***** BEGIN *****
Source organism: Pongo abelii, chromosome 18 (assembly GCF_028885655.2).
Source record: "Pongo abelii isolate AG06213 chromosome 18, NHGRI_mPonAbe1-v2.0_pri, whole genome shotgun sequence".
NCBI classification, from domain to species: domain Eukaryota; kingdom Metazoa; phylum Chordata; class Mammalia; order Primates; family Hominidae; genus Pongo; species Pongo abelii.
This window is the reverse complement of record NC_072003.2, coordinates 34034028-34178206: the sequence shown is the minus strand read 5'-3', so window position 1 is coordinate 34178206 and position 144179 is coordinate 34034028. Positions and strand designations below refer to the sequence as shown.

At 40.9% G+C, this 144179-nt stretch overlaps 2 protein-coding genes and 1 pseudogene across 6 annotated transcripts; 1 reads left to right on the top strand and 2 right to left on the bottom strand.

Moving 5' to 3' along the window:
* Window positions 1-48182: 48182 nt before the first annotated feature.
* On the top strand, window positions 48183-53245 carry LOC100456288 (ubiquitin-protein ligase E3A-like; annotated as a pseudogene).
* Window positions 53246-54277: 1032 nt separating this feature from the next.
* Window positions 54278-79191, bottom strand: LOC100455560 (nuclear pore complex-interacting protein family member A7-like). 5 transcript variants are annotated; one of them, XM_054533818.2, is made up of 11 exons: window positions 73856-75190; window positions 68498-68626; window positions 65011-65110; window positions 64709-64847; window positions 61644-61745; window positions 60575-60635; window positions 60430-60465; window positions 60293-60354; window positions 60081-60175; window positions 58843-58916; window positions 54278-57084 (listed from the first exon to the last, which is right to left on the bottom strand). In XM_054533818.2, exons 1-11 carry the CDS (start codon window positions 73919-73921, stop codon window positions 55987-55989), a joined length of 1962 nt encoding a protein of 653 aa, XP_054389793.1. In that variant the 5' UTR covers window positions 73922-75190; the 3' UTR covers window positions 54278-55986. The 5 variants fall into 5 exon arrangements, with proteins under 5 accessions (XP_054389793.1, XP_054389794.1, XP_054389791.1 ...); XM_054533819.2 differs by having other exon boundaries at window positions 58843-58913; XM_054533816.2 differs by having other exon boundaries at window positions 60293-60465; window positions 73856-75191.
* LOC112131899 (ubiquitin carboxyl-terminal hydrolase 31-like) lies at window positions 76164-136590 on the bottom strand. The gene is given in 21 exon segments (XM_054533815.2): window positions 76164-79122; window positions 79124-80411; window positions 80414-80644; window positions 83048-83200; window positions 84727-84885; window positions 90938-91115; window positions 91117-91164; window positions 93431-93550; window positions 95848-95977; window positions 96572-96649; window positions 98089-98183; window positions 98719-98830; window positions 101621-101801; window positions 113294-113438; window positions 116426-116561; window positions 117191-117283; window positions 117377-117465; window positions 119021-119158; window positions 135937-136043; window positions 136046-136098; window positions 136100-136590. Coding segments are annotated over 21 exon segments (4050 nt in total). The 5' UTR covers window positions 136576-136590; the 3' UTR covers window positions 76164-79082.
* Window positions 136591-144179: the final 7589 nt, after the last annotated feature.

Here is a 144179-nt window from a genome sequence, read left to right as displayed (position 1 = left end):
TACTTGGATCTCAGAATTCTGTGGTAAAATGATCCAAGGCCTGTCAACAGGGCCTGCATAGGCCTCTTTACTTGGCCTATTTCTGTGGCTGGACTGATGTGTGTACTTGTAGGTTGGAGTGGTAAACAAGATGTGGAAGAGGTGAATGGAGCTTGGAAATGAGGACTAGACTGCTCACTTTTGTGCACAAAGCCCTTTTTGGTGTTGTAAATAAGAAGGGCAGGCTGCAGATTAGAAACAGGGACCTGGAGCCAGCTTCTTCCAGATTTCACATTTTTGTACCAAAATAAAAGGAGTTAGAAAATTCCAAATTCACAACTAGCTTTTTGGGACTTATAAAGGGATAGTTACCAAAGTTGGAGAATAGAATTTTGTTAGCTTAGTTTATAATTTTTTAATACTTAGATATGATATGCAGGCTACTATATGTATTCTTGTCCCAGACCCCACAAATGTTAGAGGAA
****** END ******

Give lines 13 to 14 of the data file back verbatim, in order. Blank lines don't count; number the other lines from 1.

Here is a 144179-nt window from a genome sequence, read left to right as displayed (position 1 = left end):
TACTTGGATCTCAGAATTCTGTGGTAAAATGATCCAAGGCCTGTCAACAGGGCCTGCATAGGCCTCTTTACTTGGCCTATTTCTGTGGCTGGACTGATGTGTGTACTTGTAGGTTGGAGTGGTAAACAAGATGTGGAAGAGGTGAATGGAGCTTGGAAATGAGGACTAGACTGCTCACTTTTGTGCACAAAGCCCTTTTTGGTGTTGTAAATAAGAAGGGCAGGCTGCAGATTAGAAACAGGGACCTGGAGCCAGCTTCTTCCAGATTTCACATTTTTGTACCAAAATAAAAGGAGTTAGAAAATTCCAAATTCACAACTAGCTTTTTGGGACTTATAAAGGGATAGTTACCAAAGTTGGAGAATAGAATTTTGTTAGCTTAGTTTATAATTTTTTAATACTTAGATATGATATGCAGGCTACTATATGTATTCTTGTCCCAGACCCCACAAATGTTAGAGGAA